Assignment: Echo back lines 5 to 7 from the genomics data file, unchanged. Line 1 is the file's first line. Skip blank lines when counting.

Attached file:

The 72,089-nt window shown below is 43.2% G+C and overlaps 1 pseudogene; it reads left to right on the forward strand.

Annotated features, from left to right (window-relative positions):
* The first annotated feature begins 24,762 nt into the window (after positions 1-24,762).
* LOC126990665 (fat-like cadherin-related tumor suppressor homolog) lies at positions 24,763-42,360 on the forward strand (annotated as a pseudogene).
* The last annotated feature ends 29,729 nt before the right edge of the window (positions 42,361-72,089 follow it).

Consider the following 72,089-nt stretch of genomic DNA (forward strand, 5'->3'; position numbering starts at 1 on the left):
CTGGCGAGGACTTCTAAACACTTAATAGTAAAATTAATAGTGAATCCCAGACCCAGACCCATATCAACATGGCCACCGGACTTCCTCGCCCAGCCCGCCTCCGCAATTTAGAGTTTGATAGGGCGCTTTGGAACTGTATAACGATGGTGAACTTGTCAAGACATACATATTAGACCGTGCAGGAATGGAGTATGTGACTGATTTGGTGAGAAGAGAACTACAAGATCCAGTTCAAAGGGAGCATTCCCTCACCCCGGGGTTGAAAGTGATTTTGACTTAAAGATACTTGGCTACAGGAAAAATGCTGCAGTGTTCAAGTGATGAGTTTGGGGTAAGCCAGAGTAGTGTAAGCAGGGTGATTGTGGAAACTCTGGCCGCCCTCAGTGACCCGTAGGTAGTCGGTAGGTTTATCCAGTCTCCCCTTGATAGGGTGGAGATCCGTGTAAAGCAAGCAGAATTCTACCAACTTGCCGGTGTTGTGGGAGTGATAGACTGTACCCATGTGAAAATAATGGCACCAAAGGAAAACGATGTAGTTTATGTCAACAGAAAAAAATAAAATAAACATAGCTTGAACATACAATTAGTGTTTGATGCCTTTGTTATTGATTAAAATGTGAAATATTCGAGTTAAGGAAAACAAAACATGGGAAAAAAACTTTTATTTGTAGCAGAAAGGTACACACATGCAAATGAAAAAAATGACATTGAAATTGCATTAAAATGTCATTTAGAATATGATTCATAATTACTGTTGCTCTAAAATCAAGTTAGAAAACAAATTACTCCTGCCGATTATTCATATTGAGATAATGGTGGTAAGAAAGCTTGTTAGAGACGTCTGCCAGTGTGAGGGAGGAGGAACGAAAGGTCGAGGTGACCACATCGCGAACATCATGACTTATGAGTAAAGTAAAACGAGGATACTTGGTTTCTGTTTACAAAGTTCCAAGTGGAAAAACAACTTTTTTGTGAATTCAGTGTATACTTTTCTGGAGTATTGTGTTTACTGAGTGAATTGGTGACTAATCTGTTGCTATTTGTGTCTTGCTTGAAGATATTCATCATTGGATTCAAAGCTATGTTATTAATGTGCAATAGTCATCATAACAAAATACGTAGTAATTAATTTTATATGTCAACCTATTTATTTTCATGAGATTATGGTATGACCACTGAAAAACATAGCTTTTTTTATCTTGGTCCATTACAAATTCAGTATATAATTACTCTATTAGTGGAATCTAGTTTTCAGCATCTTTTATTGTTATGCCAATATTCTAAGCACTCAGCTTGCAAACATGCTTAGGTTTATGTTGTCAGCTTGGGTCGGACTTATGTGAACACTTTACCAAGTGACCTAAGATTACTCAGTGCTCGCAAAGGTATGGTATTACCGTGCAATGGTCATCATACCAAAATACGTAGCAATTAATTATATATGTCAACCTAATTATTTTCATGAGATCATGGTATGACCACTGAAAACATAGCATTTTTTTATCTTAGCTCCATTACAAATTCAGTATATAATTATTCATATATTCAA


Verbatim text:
* The last annotated feature ends 29,729 nt before the right edge of the window (positions 42,361-72,089 follow it).

Consider the following 72,089-nt stretch of genomic DNA (forward strand, 5'->3'; position numbering starts at 1 on the left):
CTGGCGAGGACTTCTAAACACTTAATAGTAAAATTAATAGTGAATCCCAGACCCAGACCCATATCAACATGGCCACCGGACTTCCTCGCCCAGCCCGCCTCCGCAATTTAGAGTTTGATAGGGCGCTTTGGAACTGTATAACGATGGTGAACTTGTCAAGACATACATATTAGACCGTGCAGGAATGGAGTATGTGACTGATTTGGTGAGAAGAGAACTACAAGATCCAGTTCAAAGGGAGCATTCCCTCACCCCGGGGTTGAAAGTGATTTTGACTTAAAGATACTTGGCTACAGGAAAAATGCTGCAGTGTTCAAGTGATGAGTTTGGGGTAAGCCAGAGTAGTGTAAGCAGGGTGATTGTGGAAACTCTGGCCGCCCTCAGTGACCCGTAGGTAGTCGGTAGGTTTATCCAGTCTCCCCTTGATAGGGTGGAGATCCGTGTAAAGCAAGCAGAATTCTACCAACTTGCCGGTGTTGTGGGAGTGATAGACTGTACCCATGTGAAAATAATGGCACCAAAGGAAAACGATGTAGTTTATGTCAACAGAAAAAAATAAAATAAACATAGCTTGAACATACAATTAGTGTTTGATGCCTTTGTTATTGATTAAAATGTGAAATATTCGAGTTAAGGAAAACAAAACATGGGAAAAAAACTTTTATTTGTAGCAGAAAGGTACACACATGCAAATGAAAAAAATGACATTGAAATTGCATTAAAATGTCATTTAGAATATGATTCATAATTACTGTTGCTCTAAAATCAAGTTAGAAAACAAATTACTCCTGCCGATTATTCATATTGAGATAATGGTGGTAAGAAAGCTTGTTAGAGACGTCTGCCAGTGTGAGGGAGGAGGAACGAAAGGTCGAGGTGACCACATCGCGAACATCATGACTTATGAGTAAAGTAAAACGAGGATACTTGGTTTCTGTTTACAAAGTTCCAAGTGGAAAAACAACTTTTTTGTGAATTCAGTGTATACTTTTCTGGAGTATTGTGTTTACTGAGTGAATTGGTGACTAATCTGTTGCTATTTGTGTCTTGCTTGAAGATATTCATCATTGGATTCAAAGCTATGTTATTAATGTGCAATAGTCATCATAACAAAATACGTAGTAATTAATTTTATATGTCAACCTATTTATTTTCATGAGATTATGGTATGACCACTGAAAAACATAGCTTTTTTTATCTTGGTCCATTACAAATTCAGTATATAATTACTCTATTAGTGGAATCTAGTTTTCAGCATCTTTTATTGTTATGCCAATATTCTAAGCACTCAGCTTGCAAACATGCTTAGGTTTATGTTGTCAGCTTGGGTCGGACTTATGTGAACACTTTACCAAGTGACCTAAGATTACTCAGTGCTCGCAAAGGTATGGTATTACCGTGCAATGGTCATCATACCAAAATACGTAGCAATTAATTATATATGTCAACCTAATTATTTTCATGAGATCATGGTATGACCACTGAAAACATAGCATTTTTTTATCTTAGCTCCATTACAAATTCAGTATATAATTATTCATATATTCAA